Those who support leaving the EU are basing their argument on the fear of a loss of UK sovereignty. This however, is an incredibly weak and incorrect argument

 

It is true that when Parliament passed the 1972 European Communities Act it implicitly recognised the prevalence of EU law over UK law. However, the passing of the Act does not mean that the UK has lost its sovereign power. This is because it remains true that EU law only takes precedence by the will of Parliament. If Parliament specifically says that EU Law should not take precedence over English law in a specific situation or that the courts consider the EU to have exceeded its powers, then EU law will not take precedence.

It is fundamental to remember that the supremacy of EU law depends exclusively on the will of Parliament. EU law will continue to take precedence over English Law unless and until Parliament decides to amend or repeal the 1972 Act. As soon as Parliament does this, EU law will no longer take precedence because Parliament remains supreme.

I believe that if we leave the EU then the UK will lose its sovereignty. Currently, by being a member of the EU, the UK has a say in what rules are to be created and how they are to be applied, thus allowing us to exercise greater sovereignty. However, if the UK leaves the EU, but remains subject to many of its rules and regulations, then it will be obliged to comply with the rules without having had any influence over their creation. As David Cameron has recently stated, leaving the EU would simply give theillusionof sovereignty. Leaving then, would likely result in a substantial loss for us.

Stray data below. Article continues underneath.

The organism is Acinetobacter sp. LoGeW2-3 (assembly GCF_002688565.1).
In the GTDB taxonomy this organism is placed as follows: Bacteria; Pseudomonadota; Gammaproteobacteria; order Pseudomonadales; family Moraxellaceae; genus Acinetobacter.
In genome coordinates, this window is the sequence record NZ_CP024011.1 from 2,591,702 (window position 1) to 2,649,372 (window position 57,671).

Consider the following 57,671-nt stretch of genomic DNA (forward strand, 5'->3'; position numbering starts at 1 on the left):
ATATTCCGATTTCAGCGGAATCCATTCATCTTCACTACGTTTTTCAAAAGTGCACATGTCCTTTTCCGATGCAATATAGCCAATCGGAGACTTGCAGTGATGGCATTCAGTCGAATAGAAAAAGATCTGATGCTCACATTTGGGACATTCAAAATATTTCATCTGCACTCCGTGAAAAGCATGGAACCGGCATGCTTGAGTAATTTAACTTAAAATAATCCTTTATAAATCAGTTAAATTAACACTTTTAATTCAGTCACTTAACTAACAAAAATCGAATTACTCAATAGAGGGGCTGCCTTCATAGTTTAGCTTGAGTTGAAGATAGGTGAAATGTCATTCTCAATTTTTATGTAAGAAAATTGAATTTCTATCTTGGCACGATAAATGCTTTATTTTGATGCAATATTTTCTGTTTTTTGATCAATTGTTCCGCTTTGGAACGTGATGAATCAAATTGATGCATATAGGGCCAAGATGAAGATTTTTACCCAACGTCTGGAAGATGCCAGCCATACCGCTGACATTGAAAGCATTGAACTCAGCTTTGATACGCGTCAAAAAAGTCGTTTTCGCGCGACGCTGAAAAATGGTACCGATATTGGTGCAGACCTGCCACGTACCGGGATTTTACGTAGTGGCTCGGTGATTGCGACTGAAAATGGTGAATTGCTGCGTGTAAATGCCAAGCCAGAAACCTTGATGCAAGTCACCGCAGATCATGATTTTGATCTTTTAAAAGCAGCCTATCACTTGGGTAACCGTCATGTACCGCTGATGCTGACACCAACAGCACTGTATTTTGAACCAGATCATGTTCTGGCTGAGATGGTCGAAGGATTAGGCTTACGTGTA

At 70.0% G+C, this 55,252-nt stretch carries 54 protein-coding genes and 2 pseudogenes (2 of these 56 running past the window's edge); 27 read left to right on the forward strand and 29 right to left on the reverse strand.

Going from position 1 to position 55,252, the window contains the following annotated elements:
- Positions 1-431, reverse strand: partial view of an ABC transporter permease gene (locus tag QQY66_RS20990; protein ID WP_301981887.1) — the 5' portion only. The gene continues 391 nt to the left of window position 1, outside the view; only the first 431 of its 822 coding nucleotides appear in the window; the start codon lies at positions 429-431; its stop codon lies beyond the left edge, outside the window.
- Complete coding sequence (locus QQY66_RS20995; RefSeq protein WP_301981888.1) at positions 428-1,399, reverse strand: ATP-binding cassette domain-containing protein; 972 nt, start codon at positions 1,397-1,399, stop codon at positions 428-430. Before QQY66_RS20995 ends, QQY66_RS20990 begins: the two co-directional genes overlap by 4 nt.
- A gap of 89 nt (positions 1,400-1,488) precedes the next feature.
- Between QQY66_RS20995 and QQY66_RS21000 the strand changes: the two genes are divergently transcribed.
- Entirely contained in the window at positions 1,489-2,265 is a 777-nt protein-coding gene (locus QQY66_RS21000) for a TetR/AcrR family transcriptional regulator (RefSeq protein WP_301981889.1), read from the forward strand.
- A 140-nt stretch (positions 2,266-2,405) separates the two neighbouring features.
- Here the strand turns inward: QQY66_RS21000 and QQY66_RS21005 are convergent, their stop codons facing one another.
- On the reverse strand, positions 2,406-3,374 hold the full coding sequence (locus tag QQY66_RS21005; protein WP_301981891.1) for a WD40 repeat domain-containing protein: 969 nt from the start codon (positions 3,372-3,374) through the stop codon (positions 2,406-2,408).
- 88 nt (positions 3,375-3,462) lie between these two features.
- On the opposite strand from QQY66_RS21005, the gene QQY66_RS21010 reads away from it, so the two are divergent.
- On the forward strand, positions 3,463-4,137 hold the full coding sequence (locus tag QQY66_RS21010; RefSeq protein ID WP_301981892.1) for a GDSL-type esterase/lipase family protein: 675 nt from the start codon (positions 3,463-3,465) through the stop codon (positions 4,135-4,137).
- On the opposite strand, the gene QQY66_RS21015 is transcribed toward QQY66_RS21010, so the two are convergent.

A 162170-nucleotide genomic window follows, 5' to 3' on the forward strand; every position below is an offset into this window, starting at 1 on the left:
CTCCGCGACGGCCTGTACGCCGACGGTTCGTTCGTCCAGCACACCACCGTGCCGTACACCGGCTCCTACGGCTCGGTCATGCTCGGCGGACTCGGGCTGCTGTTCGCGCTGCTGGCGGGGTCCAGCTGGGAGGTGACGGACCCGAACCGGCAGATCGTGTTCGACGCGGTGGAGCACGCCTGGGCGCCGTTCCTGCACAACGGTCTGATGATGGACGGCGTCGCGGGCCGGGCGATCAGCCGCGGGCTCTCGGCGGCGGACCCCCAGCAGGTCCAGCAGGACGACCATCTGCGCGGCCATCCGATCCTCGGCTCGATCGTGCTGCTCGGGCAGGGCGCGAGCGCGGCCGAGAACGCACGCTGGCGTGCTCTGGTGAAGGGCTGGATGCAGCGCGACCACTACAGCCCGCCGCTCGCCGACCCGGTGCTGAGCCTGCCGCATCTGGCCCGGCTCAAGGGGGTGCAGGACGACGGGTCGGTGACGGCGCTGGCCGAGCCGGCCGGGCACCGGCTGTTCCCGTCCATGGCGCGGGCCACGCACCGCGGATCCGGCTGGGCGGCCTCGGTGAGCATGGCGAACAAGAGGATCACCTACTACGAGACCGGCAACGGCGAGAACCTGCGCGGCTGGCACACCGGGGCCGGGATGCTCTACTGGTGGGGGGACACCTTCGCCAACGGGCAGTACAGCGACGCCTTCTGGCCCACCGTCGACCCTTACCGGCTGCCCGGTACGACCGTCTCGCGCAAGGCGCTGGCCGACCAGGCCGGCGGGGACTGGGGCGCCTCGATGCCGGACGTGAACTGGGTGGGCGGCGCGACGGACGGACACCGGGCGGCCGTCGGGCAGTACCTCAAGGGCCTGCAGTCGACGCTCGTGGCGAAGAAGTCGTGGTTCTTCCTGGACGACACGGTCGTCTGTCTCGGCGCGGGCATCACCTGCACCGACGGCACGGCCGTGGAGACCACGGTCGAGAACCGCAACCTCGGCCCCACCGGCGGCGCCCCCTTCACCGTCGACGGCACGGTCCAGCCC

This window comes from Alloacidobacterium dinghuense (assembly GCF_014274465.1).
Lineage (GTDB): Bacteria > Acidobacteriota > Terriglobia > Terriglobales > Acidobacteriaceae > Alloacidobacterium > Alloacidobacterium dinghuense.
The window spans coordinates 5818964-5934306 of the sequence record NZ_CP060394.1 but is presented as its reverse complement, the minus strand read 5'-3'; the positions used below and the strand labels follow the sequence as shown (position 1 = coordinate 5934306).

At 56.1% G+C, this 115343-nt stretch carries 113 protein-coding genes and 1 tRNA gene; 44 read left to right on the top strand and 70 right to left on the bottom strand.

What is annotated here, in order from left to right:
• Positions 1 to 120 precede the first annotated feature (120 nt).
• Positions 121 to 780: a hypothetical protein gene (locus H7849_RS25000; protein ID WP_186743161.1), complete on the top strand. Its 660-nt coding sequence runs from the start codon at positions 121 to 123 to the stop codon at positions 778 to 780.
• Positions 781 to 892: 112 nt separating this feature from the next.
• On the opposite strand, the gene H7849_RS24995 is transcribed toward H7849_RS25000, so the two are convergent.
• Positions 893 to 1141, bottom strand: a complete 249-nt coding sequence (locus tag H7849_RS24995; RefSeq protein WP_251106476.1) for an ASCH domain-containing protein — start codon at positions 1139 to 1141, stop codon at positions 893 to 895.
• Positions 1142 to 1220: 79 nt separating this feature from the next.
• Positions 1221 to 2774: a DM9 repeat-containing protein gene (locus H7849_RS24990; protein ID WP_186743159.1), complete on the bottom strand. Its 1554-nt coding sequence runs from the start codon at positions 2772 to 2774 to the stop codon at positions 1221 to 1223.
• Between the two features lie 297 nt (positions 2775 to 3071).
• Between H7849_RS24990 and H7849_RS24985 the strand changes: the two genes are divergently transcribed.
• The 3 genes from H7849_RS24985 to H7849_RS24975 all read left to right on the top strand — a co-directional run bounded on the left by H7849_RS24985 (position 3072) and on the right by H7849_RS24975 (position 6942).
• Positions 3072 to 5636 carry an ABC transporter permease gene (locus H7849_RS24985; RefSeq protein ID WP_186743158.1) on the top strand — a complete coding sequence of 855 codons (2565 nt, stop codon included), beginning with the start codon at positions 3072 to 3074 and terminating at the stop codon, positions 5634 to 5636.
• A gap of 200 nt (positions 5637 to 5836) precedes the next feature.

Many supporters for staying within the EU are observing that the UK’s membership of NATO also implies a loss of sovereignty. Article 5 of NATO requires the UK to come to the mutual defence of fellow members. However, in the case of NATO, no arguments are ever put forward that the UK should leave because of diminished sovereignty. Why? Because we consider membership to be a sensible and worthy price for national security. The same argument applies to the UK’s membership of the World Trade Organisation where it is obliged to supranational regulation and arbitration.

Just as with NATO and the WTO, we should see any potential loss of sovereignty as being outweighed by the advantages of staying within the EU.

There is an argument that parliamentary sovereignty no longer exists. In the words of Jonathan Freedland in an article published by the Guardian, ‘Britain can no more be sovereign alone in the face of global terror, mass migration or climate change than Canute could be master of the waves’. If this is the case, then this is further evidence that a fear of diminished sovereignty should not be the reason why the UK leaves the EU. If we do leave, there must be some other decisive evidence demonstrating why this is the best course of action. Currently, there has been none.